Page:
Sowing Timeline for Vegetables

These dates are distilled from 36 years trial and error in my gardens, where my results have highlighted best timings for best results.

You can sow these vegetables at different times and they will grow, but the outcomes will be different, such as lower yield, more pest and disease, perhaps a tendency to flower rather than leaf. Hence for example I do not recommend sowing salad rocket and mizuna in the spring because it’s their flowering season, although many gardeners do and are happy with the smaller yield and insect-damaged leaves, compared with healthier leaves and more weeks, even months of picking, from August sowings.

Dates are based on the climate of Somerset in south west UK, USDA zone 8-9, last frost mid May and first frost mid October. They refer to sowing seeds, not planting plants.

Sowing and planting

These two words are often used interchangeably, which causes confusion. On this page at least, sow refers to seeds, from celery to tomato to garlic, even potato. Plant refers to setting out a plant with leaves.

  • How big your plant is when you set it in the ground is your call.
  • I recommend planting small ones of average 4 weeks since sowing, except for tomatoes, aubergines etc.
  • Always plant before the roots have used all available compost and before you see leaves going yellow or purple (lack of nitrogen mostly).
  • Older plants take more time to establish so you lose cropping time in the end.
  • Use fleece/row covers in spring to help young plants establish.
  • Fleece reduces light by 15-30% but in spring this does not matter, because there is a surplus of light, and fleece converts some of the surplus to otherwise-absent warmth. Result: net gain.

Undercover and outside/outdoors

Seeds require more warmth to germinate than plants need to grow. I recommend sowing “undercover” where it’s warmer: windowsill, electric propagator, greenhouse, anywhere warm.

After about two weeks as new leaves grow fast, most plants need full light as much as or more than warmth.

  • Planting “outdoors” means setting plants in the ground, as opposed to sowing seeds in a greenhouse or polytunnel. This page is about sowing and does not have planting dates – see my Diary for more on that.


The common advice of “sow every two weeks” applies only if you want lettuce hearts. For loose leaves, 4-5 sowings in the whole year* suffice, when you use my method of never cutting lettuce plants, but picking outer leaves every few days. This allows a long life to each plant, see my lettuce love video for more details.
*sow undercover Feb-Mar, then 1st June, mid July (these three sowings for growing outdoors), and early September for undercover lettuce in winter.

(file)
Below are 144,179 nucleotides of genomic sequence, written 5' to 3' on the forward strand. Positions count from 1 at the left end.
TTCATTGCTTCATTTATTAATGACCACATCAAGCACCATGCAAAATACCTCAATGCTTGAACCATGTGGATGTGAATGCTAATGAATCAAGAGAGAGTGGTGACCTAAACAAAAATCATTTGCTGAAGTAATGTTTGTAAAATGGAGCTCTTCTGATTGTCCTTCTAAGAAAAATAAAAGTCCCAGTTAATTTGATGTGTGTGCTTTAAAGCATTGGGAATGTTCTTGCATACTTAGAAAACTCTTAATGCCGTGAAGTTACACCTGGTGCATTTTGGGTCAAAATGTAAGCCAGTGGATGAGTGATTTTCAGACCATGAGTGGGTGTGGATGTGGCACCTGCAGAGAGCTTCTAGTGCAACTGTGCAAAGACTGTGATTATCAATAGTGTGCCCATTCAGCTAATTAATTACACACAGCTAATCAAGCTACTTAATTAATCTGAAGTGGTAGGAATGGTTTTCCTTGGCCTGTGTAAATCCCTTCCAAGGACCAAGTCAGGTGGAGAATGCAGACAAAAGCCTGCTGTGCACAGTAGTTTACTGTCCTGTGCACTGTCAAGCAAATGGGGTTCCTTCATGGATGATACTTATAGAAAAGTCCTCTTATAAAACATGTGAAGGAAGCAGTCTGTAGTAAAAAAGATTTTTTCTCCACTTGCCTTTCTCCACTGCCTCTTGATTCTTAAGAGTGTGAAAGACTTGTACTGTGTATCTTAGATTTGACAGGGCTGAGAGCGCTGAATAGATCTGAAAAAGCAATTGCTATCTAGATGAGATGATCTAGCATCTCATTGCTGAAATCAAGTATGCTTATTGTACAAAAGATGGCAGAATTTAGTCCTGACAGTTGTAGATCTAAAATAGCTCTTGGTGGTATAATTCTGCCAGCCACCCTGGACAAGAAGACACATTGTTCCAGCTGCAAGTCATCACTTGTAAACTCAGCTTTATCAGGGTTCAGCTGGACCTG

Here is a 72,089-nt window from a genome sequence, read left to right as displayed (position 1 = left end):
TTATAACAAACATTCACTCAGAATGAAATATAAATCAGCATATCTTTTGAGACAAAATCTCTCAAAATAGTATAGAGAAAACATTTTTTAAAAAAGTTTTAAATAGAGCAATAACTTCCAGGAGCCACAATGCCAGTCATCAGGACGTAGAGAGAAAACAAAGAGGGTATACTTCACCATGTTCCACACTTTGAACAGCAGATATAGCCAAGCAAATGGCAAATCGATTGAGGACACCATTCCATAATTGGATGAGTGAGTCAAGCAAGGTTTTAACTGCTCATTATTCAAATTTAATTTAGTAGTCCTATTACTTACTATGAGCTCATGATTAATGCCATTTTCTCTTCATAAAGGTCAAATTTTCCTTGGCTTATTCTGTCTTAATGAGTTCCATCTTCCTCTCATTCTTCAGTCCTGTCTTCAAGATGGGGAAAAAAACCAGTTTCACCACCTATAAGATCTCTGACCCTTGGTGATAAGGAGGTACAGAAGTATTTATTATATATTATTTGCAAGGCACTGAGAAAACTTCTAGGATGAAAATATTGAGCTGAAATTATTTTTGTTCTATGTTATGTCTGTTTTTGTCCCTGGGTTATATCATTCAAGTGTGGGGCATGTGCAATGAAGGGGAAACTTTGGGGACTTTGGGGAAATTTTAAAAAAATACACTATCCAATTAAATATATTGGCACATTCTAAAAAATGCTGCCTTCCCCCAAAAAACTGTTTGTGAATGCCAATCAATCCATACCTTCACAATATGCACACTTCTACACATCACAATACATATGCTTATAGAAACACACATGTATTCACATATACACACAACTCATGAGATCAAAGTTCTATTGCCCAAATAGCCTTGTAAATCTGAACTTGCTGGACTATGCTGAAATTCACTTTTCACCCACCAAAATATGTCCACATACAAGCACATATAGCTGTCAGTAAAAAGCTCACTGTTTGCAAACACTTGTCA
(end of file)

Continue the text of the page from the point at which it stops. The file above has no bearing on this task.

Best start date is after Valentines Day when light is increasing at last, and fast.

Sow undercover broad beans, spinach, lettuce, peas for shoots, onion, salad onion, early brassicas (cabbage, calabrese, kohlrabi, cauliflower, turnips), radish, parsley, coriander, dill. With warmth aubergine, pepper, chilli – sow these by early March

Sow outside broad beans, garlic if not already


Sow undercover as for February plus peas, Boltardy beetroot, celery & celeriac mid month. With warmth tomatoes – sow before mid month for undercover cropping, melon at month’s end

Sow outside broad beans, garlic if not already, and after mid month sow lettuce, spinach, peas, onion, salad onion, early brassicas, parsley, coriander, dill, parsnips, first early potato late March.


Sow undercover as for March (except its getting late for celeriac, sow asap), leeks, leaf beet, beetroot (all varieties), chard at month’s end, tomatoes for outdoor growing. With warmth and around mid month, cucumber, courgette, squash, sweetcorn

Sow outside all potatoes, broad beans, lettuce, spinach, peas, salad onion, early and autumn brassicas, parsley, leeks, leaf beet, carrots


Sow undercover Courgette, French and climbing beans, leaf beet, beetroot, chard, lettuce, winter brassicas, salad onion. Plus leeks and winter squash by early May.

Swede at end May

Sow outside same as undercover, also maincrop potatoes in early May, carrots, parsnips but keep seedbed moist until germinated.


Sow undercover beetroot, swede, lettuce, leaf beet, chard, kale, purple sprouting broccoli, cauliflower for both autumn & spring, calabrese for autumn harvests.

After solstice sow endive, chicory, kohlrabi and Florence fennel.

Sow outside same as undercover, also carrots.


Sow undercover Kohlrabi, lettuce, leaf beet, chard, endive, chicory, Florence fennel, chervil, coriander. Plus beetroot and savoy cabbage in first week.

After mid month, land cress, wild rocket, Chinese cabbage and spinach.

At month’s end, mustards, pak choi, salad rocket, turnips – though first week August is often better.

Sow outside same as undercover, and carrots until mid July.